Below is a fight scene from my Draugr’s Saga novel (to be published). If you like the History Channel’s show Vikings, or AMC’s Walking Dead, then you’ll love this.
In Norse mythology and Icelandic folktales, the Draugr were a cross between a Zombie, a Vampire and a Lich. These were not the stupid shambling beasts that you see in most of popular culture today. These were cunning, evil and vindictive. They were said to be able to grow as large as a troll, and would haunt a man for ages. It was also said they could transform into mist and seep under doors (like vampires).
This particular scene has no supernatural elements, only good old fashioned swordplay (and spears and axes).
Aedan stoked the fire as the men rode up to their camp. One with grey in his brown beard, slid of his horse and tied it’s reins to a branch.
“Good morning, traveller,” Aedan said politely.
The man’s eyes darted around warily, spotting Orvar and Chivonne.
“Where’s the big troll who was with you?”
Aedan affected a look of surprise, then said,” Oh, yes. Him. Sadly he couldn’t swim.” Aedan gestured to the river. “He tried to cross the Shure this morning. The poor bastard drowned. Too proud to admit he’d sink.”
The grey-beard looked unconvinced. “Jarl Ivar bid us come to take you back. If you come willingly, then no need for trouble.”
“Of course,” Aedan said. He noted three more men sliding of their horses, closing the distance between them and the camp. All bore shields and spears, only the old grey-beard had a sword. “No need for trouble. I have yet to break my fast. Will you break bread with us first?” The men looked at each other hungrily, one even licking his lips. Aedan had no food, but he wagered neither did they; likely dispatched with little preparation.
As the three men neared the fire, a cry like an angry bear shattered the silent tension. Aedan watched two heads fly up into the air, clearly severed from their owner’s necks—Geir. Aedan caught a glint of sunlight off Shield breaker’s wide axehead. It was a weapon few men could wield. In the hands of Geir, it became a godly instrument of doom.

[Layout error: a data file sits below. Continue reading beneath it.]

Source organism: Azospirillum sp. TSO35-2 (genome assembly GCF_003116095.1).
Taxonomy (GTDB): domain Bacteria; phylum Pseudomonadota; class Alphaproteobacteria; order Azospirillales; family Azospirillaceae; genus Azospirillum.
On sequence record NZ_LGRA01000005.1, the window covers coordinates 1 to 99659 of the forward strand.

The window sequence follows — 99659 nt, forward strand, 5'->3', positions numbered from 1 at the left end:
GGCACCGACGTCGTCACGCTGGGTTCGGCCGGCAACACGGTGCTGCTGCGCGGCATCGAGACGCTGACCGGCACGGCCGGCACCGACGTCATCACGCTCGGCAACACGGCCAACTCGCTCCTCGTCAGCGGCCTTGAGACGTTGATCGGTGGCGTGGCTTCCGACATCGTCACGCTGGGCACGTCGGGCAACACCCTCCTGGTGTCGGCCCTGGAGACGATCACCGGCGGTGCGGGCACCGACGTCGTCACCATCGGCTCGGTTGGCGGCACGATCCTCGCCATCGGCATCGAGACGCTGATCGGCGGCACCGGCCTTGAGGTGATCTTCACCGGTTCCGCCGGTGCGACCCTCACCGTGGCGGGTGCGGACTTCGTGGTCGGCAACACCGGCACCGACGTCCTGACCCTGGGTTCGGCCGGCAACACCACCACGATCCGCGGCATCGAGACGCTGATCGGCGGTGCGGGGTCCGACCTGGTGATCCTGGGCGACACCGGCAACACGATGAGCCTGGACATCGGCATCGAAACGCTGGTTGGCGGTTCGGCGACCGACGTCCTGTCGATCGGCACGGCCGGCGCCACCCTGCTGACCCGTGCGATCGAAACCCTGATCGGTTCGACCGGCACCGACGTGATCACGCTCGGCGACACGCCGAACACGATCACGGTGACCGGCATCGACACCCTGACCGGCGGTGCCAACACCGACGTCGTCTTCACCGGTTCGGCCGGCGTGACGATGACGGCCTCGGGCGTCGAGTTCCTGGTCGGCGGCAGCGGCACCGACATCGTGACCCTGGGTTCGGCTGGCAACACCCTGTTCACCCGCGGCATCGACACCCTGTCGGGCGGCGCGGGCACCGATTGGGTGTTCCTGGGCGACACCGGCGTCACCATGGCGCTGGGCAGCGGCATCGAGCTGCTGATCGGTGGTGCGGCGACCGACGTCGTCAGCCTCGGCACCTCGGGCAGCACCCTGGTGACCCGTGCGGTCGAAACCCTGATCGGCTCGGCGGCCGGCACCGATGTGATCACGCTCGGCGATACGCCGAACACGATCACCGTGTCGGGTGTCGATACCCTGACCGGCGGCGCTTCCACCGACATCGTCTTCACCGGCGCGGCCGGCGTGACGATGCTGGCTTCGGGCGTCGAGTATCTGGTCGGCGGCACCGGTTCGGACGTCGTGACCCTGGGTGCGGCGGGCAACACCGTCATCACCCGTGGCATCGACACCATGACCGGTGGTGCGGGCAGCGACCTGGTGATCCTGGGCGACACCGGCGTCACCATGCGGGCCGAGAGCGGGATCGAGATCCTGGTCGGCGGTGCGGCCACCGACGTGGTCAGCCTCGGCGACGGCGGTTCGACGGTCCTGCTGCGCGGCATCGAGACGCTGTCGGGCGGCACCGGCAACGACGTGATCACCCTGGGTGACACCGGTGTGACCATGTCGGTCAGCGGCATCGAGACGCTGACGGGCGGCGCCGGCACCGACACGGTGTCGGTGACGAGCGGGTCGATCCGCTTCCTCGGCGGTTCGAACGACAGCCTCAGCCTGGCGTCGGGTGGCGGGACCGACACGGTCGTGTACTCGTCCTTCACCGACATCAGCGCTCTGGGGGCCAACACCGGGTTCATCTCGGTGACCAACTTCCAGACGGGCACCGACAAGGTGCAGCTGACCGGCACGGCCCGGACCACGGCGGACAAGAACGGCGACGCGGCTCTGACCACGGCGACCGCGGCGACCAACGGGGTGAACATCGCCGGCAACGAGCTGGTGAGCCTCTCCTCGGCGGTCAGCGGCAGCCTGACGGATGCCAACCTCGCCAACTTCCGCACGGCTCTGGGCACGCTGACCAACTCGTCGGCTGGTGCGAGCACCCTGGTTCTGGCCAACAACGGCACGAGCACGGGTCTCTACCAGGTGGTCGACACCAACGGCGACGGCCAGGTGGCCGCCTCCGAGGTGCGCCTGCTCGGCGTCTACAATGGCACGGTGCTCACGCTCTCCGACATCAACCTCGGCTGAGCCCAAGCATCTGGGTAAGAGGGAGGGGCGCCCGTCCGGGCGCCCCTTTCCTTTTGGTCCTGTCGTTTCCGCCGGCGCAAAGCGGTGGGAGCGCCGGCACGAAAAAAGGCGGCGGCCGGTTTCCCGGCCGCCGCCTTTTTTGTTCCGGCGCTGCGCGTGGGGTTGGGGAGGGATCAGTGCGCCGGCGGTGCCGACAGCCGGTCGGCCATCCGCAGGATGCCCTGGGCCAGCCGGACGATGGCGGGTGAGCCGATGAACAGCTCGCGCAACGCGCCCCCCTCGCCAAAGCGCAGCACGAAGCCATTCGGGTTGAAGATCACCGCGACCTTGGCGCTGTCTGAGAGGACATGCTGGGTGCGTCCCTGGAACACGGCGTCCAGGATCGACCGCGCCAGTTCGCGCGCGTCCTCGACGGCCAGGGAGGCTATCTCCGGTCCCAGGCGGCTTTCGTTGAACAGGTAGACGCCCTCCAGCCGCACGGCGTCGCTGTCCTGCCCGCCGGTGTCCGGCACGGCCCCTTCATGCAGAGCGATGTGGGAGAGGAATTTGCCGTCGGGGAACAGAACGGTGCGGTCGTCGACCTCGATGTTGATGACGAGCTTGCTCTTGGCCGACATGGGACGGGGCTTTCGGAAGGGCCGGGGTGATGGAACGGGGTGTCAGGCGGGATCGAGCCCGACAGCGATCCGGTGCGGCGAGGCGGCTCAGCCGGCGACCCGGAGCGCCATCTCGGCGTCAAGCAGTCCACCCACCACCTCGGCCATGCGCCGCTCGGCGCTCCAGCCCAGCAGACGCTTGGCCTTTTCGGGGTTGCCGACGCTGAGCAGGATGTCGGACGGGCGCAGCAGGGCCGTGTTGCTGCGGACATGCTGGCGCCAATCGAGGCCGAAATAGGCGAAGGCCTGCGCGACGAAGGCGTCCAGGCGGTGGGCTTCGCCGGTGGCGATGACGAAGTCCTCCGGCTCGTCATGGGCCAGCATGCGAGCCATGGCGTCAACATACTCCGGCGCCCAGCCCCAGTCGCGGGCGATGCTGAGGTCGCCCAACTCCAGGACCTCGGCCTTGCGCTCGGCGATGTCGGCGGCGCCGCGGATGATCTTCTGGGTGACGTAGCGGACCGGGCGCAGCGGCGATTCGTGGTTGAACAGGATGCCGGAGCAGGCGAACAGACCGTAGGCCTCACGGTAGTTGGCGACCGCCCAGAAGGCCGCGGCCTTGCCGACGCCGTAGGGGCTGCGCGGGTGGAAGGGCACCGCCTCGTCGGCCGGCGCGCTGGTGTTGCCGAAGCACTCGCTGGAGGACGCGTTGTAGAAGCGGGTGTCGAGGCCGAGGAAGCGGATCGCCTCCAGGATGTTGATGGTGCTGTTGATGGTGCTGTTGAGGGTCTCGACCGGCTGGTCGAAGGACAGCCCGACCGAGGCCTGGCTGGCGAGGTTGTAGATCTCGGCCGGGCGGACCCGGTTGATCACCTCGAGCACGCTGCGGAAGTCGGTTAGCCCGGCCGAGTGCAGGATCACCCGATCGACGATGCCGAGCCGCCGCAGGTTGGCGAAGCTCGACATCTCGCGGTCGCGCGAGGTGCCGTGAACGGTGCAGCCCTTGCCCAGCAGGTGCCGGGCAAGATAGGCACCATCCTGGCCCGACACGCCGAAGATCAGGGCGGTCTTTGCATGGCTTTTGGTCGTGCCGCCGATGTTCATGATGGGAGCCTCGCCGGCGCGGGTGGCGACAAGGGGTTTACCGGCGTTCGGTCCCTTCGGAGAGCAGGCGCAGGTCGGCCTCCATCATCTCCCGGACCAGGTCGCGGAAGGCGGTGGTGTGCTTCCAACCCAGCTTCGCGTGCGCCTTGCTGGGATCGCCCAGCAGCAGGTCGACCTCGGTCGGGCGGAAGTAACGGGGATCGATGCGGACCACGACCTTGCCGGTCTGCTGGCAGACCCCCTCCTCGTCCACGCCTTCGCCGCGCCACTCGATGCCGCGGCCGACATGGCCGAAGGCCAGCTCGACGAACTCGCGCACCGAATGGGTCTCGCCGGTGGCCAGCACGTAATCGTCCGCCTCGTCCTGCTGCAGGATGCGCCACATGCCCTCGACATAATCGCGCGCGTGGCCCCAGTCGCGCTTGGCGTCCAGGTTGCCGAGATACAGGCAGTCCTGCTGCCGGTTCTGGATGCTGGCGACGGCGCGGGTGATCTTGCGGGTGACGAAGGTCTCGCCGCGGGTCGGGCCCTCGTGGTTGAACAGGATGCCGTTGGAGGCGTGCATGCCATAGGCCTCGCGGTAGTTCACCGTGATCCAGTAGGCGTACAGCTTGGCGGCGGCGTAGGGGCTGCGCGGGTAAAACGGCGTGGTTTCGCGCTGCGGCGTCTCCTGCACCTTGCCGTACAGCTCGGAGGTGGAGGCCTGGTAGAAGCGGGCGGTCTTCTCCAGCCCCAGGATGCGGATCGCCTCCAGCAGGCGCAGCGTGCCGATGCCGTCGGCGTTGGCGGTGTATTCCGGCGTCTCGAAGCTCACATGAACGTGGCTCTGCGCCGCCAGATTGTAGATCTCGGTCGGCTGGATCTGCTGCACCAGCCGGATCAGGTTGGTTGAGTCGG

As the four men nearest Aedan wheeled to assess the threat, he pulled Draug’s-Bane from beneath his bedroll and lunged forward, piercing grey-beard’s waist with his long-seax. The man gasped as he slumped down. A mortal stroke to be sure. Chivonne had drawn a small seax from beneath her brown, woollen dress.
Geir was howling like a berserker, his great axe making wide, deadly arcs, as he swung it in a defensive circle. The other two closest to Geir, had dismounted and were reluctantly trying to attack him with their spears.
Aedan didn’t have time to watch, as one of grey-beard’s friends snarled at him and thrust his spear. As Erik had taught him, he sidestepped, and instead of moving back, rushed forward, getting beyond the spear’s point, and effectively rendering it useless. Now his foe couldn’t make quick stabbing motions. Aedan grabbed the spear with his left hand, and pulled, at the same time he thrust Draug’s-Bane through the man’s neck.
A third man took this opportunity to thrust his spear at Aedan. The spear tip glanced off Aedan’s mail hauberk and shoulder and slid across his left cheek, carving a deep channel in Aedan’s flesh. This man should have been less concerned about Aedan, and not have underestimated Chivonne, who then took her opportunity to bury her small seax in the man’s lower back. He gaped, but made no sound. His face took on a rigor of unimaginable agony as he fell to his knees, then to his face.
Aedan wiped the stream of blood coming from his cheek with the back arm of his tunic, and turned to find Orvar. He was fighting the fourth man closest to camp, and their only target; Geir had pinned down the last two near where the horses had come in.
Aedan was actually a bit surprised at how poorly Orvar was fighting. The spearman had hit him several times, judging by the state of his trousers and the manifold red-streaks. Orvar might soon be killed. Instead of taking time to close the distance and take on the spearman, Aedan drew his belt axe and threw it at the man. The blade didn’t connect, but the weight of the axe-head rang off the spearman’s helm, dazing him long enough that Orvar was able to finish him by clubbing him savagely. It was only then that Aedan saw Orvar had no weapon, save a heavy branch he’d picked up.
He turned to see Geir striding toward them, all signs of life near where the horses had been, extinguished. The horses themselves had bolted during the battle, all save the grey-beard’s horse, which had been tethered.
“Cut off their heads, quickly,” Aedan said.
“What?” Orvar asked.
“I’ll explain later.”